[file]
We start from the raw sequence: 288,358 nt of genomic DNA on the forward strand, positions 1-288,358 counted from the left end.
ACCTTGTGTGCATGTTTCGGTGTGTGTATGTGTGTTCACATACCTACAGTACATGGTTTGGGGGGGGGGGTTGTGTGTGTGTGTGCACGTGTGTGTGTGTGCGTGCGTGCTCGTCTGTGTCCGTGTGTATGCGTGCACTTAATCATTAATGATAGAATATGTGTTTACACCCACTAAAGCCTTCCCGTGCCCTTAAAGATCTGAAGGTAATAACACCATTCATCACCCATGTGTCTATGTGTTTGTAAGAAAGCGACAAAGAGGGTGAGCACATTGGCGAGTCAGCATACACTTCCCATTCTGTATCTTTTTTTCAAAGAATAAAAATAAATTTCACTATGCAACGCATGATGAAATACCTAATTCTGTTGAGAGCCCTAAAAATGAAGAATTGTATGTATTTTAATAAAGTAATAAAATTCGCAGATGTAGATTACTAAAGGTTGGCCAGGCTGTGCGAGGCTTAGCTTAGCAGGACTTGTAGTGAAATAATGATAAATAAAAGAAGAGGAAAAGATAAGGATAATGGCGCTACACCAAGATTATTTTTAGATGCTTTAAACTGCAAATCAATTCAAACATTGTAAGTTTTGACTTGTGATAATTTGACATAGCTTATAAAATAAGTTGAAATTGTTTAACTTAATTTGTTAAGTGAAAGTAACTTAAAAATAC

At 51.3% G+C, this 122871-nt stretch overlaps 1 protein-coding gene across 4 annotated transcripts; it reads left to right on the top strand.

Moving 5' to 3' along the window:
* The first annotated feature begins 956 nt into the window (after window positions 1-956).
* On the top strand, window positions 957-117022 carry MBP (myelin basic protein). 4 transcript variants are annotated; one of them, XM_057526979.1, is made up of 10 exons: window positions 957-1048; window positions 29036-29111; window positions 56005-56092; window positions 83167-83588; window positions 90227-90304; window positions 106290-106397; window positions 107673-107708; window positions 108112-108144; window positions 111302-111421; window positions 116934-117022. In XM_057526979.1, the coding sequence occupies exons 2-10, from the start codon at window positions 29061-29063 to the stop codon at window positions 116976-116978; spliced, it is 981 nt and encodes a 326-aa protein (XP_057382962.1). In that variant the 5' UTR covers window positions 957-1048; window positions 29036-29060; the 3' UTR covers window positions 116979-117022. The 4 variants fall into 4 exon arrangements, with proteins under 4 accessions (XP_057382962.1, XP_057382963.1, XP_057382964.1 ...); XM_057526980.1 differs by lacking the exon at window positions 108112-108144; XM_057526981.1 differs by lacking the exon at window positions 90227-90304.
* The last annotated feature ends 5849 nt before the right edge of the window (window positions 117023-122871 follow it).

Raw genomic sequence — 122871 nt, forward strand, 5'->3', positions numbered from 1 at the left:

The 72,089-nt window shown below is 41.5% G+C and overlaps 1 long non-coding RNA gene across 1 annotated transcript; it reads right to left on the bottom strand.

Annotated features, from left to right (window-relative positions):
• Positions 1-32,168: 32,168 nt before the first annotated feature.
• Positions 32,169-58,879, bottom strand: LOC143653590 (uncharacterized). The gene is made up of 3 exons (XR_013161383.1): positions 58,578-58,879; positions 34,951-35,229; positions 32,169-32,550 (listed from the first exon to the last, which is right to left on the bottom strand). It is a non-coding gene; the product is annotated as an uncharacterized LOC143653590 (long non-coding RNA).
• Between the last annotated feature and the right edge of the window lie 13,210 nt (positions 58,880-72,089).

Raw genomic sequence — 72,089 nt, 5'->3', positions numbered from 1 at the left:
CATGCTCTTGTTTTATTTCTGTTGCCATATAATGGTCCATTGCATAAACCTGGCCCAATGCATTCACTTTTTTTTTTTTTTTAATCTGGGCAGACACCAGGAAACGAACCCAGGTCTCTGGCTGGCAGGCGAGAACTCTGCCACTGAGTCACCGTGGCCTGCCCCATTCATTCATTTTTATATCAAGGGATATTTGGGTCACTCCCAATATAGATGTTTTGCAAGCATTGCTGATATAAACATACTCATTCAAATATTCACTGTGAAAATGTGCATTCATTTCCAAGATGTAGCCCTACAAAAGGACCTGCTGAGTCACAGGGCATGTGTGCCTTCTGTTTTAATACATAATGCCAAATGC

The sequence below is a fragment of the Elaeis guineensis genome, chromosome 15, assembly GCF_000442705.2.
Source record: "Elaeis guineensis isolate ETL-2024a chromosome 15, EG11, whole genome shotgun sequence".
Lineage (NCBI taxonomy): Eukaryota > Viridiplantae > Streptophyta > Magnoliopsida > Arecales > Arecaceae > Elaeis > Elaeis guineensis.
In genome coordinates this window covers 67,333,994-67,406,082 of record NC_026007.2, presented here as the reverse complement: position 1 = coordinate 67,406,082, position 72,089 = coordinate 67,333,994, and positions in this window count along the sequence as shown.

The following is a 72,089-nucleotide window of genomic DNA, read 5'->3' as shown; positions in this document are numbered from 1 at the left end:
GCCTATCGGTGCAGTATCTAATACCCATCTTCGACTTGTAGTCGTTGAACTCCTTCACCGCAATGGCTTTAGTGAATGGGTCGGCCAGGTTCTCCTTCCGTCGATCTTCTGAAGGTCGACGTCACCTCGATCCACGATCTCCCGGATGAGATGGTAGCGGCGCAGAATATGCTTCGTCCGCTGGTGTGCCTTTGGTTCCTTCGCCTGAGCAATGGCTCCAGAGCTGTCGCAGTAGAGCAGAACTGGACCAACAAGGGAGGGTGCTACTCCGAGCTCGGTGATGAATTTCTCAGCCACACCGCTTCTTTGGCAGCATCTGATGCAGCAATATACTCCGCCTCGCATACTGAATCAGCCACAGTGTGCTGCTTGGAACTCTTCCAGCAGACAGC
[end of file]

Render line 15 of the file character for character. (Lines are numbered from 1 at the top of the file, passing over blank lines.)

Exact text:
CATGCTCTTGTTTTATTTCTGTTGCCATATAATGGTCCATTGCATAAACCTGGCCCAATGCATTCACTTTTTTTTTTTTTTTAATCTGGGCAGACACCAGGAAACGAACCCAGGTCTCTGGCTGGCAGGCGAGAACTCTGCCACTGAGTCACCGTGGCCTGCCCCATTCATTCATTTTTATATCAAGGGATATTTGGGTCACTCCCAATATAGATGTTTTGCAAGCATTGCTGATATAAACATACTCATTCAAATATTCACTGTGAAAATGTGCATTCATTTCCAAGATGTAGCCCTACAAAAGGACCTGCTGAGTCACAGGGCATGTGTGCCTTCTGTTTTAATACATAATGCCAAATGC